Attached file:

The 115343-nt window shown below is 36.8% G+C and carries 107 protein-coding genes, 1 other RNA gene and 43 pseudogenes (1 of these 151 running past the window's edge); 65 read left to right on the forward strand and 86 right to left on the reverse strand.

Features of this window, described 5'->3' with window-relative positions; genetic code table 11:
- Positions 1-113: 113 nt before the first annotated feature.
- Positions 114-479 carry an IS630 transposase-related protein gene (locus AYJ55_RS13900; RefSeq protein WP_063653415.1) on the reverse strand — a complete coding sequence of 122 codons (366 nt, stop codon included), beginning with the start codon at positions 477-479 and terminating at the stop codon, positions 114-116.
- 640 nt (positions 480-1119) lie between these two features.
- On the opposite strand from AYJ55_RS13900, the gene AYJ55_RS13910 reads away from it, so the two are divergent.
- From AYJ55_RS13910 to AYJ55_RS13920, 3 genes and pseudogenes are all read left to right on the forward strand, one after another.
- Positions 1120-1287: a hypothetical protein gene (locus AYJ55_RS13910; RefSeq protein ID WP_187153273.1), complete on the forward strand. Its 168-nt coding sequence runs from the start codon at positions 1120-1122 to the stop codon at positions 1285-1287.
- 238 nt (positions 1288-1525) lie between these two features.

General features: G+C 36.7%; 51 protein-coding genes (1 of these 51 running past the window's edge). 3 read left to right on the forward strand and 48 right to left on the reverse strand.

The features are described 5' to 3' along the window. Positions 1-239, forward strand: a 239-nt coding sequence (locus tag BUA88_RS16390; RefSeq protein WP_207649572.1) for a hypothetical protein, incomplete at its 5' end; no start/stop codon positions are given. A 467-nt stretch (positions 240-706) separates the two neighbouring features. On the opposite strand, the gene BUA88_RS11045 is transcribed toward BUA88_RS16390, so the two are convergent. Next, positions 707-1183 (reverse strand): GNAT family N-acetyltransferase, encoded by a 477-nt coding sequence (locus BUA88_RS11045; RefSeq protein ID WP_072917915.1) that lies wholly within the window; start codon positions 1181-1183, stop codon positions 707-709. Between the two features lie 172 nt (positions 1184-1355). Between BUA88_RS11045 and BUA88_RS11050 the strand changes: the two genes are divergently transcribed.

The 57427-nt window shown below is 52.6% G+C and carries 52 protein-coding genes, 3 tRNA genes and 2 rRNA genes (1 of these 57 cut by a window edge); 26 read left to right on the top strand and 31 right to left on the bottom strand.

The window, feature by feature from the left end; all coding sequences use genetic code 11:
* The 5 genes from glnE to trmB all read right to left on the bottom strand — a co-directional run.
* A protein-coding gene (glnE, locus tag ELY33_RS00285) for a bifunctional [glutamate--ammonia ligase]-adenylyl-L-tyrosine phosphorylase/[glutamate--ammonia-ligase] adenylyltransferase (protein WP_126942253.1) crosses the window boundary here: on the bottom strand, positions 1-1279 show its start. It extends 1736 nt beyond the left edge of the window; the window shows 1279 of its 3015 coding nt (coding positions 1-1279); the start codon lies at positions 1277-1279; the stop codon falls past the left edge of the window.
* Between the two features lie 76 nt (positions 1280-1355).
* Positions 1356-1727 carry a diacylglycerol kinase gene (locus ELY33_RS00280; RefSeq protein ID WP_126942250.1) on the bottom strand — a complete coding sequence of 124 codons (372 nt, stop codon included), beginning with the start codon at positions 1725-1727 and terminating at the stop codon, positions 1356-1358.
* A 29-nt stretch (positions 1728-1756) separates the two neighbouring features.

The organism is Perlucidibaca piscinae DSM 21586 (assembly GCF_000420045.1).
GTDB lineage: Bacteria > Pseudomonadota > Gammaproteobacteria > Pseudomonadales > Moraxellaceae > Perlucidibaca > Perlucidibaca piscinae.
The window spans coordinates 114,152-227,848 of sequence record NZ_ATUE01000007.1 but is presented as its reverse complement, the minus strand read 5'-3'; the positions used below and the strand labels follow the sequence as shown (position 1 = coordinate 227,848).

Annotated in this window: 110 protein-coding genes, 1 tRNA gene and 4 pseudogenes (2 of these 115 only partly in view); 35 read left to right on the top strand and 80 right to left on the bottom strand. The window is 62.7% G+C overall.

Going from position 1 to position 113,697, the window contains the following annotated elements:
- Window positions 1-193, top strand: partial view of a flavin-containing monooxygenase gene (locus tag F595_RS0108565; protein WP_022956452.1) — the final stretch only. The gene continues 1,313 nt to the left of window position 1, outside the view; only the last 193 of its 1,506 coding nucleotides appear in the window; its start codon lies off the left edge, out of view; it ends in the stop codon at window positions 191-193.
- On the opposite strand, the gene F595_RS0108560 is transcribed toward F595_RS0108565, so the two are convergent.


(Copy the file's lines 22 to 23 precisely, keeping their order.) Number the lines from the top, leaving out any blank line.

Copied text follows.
Annotated in this window: 110 protein-coding genes, 1 tRNA gene and 4 pseudogenes (2 of these 115 only partly in view); 35 read left to right on the top strand and 80 right to left on the bottom strand. The window is 62.7% G+C overall.

Going from position 1 to position 113,697, the window contains the following annotated elements: